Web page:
But Migrating Forms is less a story than the elaboration of an existential metaphor. Fotopoulos posits that while people cannot actually communicate with one another, they still somehow infect the lives of their partners. And he literalizes this pathological relationship by turning it into a physical parasite. In order to represent the paradox of souls brushing up against one another, like ships colliding in the vastness of the ocean, he affixes the ugly consequence to the surface of the bodies they inhabit.
The most recent of the Facets releases, Back Against The Wall, is Fotopoulos’ most conventional narrative to date. It follows June – a Chicago-area lingerie “model” – as she gradually drifts into some kind of creepy criminal porno ring. The film is broken into three parts, distinguished by the guy June is living with: Levey, an emotionless middle-aged epileptic who mechanically reads piles of books; a slimy pimp; and Ed, a grotesquely obese, literally neckless alcoholic. Not exactly sanguine about the human condition, Back Against the Wall doesn’t allow for much in the way of human charity. And yet it still suggests the potential for redemption in the pure, animal instinct to survive, at all costs. Not until June is reduced to nothing, the image of a walking corpse, can she admit the depths of degradation she’s entered, and begin to struggle free of them.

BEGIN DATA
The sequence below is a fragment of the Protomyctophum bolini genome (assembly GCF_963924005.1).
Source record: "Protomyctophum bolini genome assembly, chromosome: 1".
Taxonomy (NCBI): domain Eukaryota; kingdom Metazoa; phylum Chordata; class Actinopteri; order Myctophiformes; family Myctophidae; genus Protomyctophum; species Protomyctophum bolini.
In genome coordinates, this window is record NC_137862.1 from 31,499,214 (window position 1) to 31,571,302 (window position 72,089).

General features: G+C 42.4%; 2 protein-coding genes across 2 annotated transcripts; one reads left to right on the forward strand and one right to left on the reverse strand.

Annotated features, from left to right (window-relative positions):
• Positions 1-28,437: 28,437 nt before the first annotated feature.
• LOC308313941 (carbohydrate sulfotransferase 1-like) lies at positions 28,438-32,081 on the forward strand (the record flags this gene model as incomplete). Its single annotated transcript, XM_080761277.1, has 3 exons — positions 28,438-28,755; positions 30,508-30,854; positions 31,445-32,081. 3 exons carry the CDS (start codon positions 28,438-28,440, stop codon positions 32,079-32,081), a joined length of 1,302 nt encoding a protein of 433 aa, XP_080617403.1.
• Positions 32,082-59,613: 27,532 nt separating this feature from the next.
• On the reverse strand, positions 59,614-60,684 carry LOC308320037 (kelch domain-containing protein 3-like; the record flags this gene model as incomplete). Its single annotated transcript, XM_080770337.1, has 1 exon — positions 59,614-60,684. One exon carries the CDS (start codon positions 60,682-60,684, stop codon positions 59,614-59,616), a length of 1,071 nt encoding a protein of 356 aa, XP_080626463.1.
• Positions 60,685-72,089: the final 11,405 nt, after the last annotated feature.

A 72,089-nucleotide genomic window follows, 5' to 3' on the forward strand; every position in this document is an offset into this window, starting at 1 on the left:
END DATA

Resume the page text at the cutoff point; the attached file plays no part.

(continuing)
Christopher Jolly’s wanly peculiar Curse of the Seven Jackals (2000) also won best feature at the NYUFF, in 2001, the year after Migrating Forms. At first impression, the two films have a lot in common: long takes, minimal cutting, sparse dialogue, and hermetic plot. But despite their formal affinities, Fotopoulos and Jolly arrived there by way of very different paths. And that’s probably got something to do with their relative success. While Fotopoulos’ bleak existentialism feels like underground filmmaking, Jolly’s wry, almost wistful humanism is something else entirely, and entirely unexpected.
If anything, Curse of the Seven Jackals is stylistically even more raw and wildly anachronistic than Migrating Forms. Jolly shot half of Curse of the Seven Jackals with a ’60s-vintage Auricon sound-on-film newsreel camera, and the other half with a silent Bolex, then ran the Bolex footage through the capped Auricon to record wild sound. The result resembles a Paul Morrissey film actually directed – rather than “presented” – by Andy Warhol.
Nominally the story of a man driven mad when he receives transfusions of “synthetic blood” in a medical experiment, Curse of the Seven Jackals spends as little time as possible worrying about its ostensible plot. In fact, without the catalog description as an aid, it’d be tough to make out exactly what’s going on plot-wise. Still, it’s plenty plain that the better part of the film in fact concerns the awkward semi-courtship of Bernard and Helen, and has nothing whatsoever to do with any medical experiment gone awry.
And that’s the key to its success. Like Morrissey, Jolly isn’t interested in the horror film genre per se, but rather in the normative quandaries that horror films express better than any others. But their respective solutions to those quandaries are very different. Morrissey’s Warhol-sponsored films used vestigial horror-film themes to frame the social milieu of the Factory crowd. But where Morrissey’s take on his subjects was harshly critical, casting them as nihilistic narcissists, Jolly is much gentler and more humanistic. Morrissey populates his films with amoral monsters. Jolly’s tragicomic heroes are hopelessly, touchingly neurotic, desperately trying to engage with the world that surrounds them.